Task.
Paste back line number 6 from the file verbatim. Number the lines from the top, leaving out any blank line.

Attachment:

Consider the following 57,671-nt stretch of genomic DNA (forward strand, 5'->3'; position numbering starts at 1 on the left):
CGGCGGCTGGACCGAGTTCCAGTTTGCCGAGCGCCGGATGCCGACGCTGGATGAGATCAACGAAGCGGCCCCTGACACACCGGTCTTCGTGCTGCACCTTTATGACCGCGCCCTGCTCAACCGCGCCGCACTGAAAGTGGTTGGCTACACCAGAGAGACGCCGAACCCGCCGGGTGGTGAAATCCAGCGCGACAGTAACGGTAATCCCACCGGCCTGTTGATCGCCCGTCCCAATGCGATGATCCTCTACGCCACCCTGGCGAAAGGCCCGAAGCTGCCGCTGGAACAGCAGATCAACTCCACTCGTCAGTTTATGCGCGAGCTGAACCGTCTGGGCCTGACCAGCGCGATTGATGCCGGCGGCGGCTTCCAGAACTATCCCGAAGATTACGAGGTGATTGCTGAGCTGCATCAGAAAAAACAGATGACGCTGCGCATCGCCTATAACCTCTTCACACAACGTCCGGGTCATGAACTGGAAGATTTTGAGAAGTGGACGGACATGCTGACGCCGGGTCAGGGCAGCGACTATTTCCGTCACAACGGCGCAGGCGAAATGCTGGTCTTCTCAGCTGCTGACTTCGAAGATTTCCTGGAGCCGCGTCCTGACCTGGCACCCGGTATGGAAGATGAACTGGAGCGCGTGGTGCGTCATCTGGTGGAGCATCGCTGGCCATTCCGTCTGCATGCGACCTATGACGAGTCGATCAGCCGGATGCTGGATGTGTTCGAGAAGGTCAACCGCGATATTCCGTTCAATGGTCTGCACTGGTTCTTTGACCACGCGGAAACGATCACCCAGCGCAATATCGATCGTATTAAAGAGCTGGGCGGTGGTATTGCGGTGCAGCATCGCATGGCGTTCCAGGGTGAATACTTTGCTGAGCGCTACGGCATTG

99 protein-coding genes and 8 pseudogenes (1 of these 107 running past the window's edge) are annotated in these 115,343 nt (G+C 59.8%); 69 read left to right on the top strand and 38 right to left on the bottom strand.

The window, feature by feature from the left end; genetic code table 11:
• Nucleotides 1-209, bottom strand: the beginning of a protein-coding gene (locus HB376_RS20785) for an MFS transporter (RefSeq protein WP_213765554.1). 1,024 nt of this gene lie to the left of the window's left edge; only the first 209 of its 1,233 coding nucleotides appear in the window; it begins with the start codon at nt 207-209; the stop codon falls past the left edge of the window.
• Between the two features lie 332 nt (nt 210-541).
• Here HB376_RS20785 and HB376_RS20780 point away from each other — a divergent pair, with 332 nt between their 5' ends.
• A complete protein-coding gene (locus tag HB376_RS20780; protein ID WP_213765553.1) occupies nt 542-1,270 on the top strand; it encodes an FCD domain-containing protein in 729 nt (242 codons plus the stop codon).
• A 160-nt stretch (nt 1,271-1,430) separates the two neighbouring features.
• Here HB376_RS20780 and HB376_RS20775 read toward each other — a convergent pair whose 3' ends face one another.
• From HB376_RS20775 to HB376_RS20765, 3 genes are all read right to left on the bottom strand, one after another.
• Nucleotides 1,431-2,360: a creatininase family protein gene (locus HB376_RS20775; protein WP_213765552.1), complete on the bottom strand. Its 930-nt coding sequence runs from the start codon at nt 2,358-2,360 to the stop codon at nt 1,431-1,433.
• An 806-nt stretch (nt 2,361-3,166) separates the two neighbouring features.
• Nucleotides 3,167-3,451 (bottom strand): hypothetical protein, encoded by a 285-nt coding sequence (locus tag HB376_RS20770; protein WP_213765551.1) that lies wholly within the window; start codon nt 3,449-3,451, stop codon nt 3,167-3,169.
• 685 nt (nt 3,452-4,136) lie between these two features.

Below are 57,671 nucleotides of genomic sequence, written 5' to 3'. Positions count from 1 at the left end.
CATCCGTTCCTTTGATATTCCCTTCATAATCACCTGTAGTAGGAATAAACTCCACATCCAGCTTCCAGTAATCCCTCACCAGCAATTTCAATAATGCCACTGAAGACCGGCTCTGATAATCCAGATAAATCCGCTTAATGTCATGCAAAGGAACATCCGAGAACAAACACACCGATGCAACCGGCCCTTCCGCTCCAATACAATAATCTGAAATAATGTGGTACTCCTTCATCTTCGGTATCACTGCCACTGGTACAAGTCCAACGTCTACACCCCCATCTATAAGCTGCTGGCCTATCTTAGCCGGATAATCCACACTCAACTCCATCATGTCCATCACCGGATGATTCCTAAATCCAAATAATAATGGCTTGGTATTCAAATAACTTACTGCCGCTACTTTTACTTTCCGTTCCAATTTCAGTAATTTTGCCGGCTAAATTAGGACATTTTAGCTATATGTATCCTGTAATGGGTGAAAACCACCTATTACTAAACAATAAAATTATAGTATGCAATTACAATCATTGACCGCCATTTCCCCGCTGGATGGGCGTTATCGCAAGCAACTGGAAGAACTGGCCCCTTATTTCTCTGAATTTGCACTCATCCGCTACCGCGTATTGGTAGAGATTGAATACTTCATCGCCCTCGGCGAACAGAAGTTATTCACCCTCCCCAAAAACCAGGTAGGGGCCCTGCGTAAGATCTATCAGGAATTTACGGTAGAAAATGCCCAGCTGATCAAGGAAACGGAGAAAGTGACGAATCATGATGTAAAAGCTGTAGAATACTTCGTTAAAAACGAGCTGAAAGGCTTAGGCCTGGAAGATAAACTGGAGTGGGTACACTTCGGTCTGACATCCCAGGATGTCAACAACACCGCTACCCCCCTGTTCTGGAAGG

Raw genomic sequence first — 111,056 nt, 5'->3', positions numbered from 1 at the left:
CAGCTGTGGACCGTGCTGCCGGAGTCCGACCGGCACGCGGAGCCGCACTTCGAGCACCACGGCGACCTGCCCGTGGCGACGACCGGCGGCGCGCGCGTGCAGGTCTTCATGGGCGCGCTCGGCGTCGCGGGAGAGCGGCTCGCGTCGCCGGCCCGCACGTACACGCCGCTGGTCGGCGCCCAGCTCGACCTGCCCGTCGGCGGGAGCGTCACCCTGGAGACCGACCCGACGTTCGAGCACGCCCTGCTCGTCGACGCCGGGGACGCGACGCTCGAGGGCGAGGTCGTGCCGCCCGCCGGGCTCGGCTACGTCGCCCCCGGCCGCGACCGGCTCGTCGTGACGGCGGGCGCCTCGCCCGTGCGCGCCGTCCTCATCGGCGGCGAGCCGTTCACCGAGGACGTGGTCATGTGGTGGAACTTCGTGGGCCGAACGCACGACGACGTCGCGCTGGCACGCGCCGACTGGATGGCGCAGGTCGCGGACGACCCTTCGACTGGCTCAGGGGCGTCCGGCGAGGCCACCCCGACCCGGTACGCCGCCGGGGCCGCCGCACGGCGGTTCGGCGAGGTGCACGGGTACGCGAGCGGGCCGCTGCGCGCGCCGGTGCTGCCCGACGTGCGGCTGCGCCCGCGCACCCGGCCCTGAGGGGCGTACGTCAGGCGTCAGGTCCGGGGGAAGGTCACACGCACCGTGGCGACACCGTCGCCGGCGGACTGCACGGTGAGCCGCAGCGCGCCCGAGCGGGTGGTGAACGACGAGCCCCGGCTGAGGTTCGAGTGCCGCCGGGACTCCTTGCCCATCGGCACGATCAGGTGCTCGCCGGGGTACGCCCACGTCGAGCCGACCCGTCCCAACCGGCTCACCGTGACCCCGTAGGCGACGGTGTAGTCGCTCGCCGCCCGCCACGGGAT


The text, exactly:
• Between the two features lie 332 nt (nt 210-541).